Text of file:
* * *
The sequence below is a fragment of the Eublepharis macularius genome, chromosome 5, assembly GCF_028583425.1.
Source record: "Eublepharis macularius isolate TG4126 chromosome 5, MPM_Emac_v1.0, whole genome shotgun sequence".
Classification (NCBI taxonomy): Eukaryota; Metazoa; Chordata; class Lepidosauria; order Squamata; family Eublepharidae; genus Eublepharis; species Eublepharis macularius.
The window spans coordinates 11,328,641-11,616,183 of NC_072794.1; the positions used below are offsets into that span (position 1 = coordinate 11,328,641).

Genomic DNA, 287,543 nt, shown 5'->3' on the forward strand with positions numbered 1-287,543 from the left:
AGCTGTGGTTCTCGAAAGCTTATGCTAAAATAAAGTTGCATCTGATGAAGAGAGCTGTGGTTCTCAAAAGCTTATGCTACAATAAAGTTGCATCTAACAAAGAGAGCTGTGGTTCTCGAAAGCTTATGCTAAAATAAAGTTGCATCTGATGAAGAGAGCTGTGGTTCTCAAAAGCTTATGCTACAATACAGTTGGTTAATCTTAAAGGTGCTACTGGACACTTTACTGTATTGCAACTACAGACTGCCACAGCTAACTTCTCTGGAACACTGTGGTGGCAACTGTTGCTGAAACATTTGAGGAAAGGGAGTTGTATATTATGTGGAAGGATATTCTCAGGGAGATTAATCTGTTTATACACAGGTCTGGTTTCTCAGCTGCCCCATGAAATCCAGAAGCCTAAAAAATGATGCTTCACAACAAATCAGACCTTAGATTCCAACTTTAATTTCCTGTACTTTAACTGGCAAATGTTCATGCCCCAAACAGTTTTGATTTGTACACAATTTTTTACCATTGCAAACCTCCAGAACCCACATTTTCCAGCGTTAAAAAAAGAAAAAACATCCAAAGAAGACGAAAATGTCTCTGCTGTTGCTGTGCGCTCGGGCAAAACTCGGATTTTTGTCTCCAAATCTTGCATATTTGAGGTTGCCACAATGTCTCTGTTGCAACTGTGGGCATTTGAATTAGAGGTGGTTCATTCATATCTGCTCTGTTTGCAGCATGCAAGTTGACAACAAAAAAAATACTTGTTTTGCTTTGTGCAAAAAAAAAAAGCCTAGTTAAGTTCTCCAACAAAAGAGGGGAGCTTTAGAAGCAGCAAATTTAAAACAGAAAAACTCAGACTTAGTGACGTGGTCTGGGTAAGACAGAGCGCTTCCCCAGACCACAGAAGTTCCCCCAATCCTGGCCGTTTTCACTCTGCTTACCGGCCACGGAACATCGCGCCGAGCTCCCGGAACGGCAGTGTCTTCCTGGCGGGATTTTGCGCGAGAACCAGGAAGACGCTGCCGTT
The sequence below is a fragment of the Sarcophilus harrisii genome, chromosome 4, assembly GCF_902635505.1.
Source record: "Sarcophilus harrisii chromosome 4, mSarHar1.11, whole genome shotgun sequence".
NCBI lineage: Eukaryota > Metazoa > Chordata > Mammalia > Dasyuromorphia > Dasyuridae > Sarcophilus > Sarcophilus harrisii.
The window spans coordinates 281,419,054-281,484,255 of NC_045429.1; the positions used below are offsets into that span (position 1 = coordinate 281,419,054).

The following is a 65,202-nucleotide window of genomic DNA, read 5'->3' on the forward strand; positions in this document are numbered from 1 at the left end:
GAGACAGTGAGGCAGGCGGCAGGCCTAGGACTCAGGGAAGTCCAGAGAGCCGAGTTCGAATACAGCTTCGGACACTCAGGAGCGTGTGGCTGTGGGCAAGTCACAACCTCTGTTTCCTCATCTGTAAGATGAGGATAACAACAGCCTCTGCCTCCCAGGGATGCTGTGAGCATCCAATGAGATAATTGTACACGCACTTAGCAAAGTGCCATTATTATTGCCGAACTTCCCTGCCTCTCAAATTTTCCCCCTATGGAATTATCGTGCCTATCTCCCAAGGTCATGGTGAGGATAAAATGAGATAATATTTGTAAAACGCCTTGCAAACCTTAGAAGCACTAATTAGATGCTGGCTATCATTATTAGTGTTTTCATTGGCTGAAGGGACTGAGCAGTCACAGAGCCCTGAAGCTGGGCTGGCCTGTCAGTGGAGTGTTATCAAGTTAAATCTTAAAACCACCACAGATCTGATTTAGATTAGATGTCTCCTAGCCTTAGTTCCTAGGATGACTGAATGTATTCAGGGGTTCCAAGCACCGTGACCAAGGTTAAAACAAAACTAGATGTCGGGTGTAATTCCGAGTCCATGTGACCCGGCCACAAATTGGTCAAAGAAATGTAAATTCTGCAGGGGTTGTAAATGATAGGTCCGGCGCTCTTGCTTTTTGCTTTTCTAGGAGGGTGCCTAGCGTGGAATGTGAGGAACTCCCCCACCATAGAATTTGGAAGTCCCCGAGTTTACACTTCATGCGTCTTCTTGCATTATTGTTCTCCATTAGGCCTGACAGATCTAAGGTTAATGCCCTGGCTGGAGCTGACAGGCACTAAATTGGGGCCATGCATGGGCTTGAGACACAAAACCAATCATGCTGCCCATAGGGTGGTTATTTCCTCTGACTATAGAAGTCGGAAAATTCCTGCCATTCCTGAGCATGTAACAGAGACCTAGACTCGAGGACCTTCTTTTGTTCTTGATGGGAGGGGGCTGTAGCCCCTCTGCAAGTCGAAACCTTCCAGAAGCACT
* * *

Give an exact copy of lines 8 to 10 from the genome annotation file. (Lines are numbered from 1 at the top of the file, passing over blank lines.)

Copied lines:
Source record: "Sarcophilus harrisii chromosome 4, mSarHar1.11, whole genome shotgun sequence".
NCBI lineage: Eukaryota > Metazoa > Chordata > Mammalia > Dasyuromorphia > Dasyuridae > Sarcophilus > Sarcophilus harrisii.
The window spans coordinates 281,419,054-281,484,255 of NC_045429.1; the positions used below are offsets into that span (position 1 = coordinate 281,419,054).